Dr. Samuel Johnson said ‘When a man is tired of London, he is tired of life’. In reality for a lot of Londoners it is really easy to be tired of London. Or as it feels to many, London can become tired of you. Living here depends on connection, community, affordability. Due to London’s size, and compared to the experience of our colleagues in Liverpool, our city doesn’t really exist as a community in the same way as other places. To build a London-based James’ Place we really needed to understand this. London is richly populated with all kinds of communities, many which have no relation to one another. Some Londoners never travel to neighbouring postcodes due to safety. Some don’t speak a language that will be understood beyond their neighbourhood. Community is life and happiness for many, and sometimes a community it is too hard to exist in. Many people don’t find a community and get stuck between it all, stuck in the cracks, where no community exists. Over this last year we have reached out and met men from Turkish and Kurdish communities, East Enders, trans men, gay men, men from the Black community in places like Lewisham, Hackney, Ladbroke Grove. We have worked hard to reach out to the people who need us but are most isolated, furthest from hearing about us. A highlight has been working with a local Hackney organisation called SWIM enterprises, who specialise in working with their local community. They know us and can recommend us. We know them and help men coming to us get the extra support they need. Working with community-based organisations and being recommended to men they are representing is what we hope for to build trust in this new and emerging centre.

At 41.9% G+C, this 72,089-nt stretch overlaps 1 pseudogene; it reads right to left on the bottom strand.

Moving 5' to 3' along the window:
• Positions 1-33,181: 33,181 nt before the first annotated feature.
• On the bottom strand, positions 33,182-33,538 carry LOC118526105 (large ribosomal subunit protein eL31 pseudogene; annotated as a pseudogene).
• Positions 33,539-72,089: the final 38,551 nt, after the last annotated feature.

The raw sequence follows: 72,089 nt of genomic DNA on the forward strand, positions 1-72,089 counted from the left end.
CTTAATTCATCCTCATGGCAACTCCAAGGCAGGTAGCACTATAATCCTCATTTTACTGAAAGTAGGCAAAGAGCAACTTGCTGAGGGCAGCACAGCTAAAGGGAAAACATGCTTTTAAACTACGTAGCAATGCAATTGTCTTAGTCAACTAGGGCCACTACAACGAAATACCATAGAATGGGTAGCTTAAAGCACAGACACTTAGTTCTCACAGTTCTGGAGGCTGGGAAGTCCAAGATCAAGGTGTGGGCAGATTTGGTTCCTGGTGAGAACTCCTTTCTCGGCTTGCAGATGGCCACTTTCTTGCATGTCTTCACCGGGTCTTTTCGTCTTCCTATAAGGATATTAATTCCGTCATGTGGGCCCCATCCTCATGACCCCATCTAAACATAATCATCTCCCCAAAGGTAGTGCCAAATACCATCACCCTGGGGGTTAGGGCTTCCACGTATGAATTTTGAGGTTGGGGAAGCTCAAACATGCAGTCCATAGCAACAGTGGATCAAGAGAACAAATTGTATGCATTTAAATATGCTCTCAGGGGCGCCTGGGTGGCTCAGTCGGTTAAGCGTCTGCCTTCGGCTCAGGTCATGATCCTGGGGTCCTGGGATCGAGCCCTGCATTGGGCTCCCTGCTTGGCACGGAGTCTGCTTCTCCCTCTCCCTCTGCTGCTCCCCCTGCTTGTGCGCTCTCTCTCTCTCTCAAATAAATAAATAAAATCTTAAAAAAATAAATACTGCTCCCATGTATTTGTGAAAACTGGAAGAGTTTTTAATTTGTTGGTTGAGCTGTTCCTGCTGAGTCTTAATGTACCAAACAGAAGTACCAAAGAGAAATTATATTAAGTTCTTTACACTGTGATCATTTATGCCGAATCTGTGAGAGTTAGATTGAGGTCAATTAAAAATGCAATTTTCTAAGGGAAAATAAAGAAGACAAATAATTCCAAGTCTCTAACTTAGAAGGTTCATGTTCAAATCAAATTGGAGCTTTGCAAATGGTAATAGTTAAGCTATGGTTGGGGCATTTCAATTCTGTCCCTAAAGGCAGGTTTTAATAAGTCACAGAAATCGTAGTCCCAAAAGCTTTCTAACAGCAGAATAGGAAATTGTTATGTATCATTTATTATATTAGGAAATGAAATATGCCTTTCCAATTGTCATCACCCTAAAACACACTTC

Thinking back over the past year the best moments are successes with men who initially doubted what they might find at James’ Place. Initially not expecting much, I love to see the surprise when greeted with the James’ Place welcome. There is a great power in courageously trusting us to hear what they have to say. Our service – men say – is fundamentally different from many other services they have experienced. It’s the welcoming manner of our reception team, the simplicity and ease of using our sets of cards to help a man understand what is going on as well as the approach and experience of our kind, trained, experienced therapists, all of which makes me confident of the quality of the treatment each man is receiving. Our senior therapist Anja remembers a man who was at first very sceptical. In a later session ‘he literally bounced through the door of the room to tell me he doesn’t need us anymore and he is going to live and see his child grow up.’ That was pretty amazing. If he hadn’t trusted her and felt heard, we don’t think he would have survived.
The men who walk into our tall, terraced townhouse on Bunhill Row come from all neighbourhoods and backgrounds. They find a way to open up and work with us to keep safe and get them out of a suicidal crisis. This is our ultimate aim and something we are thrilled to be now doing day in day out in London.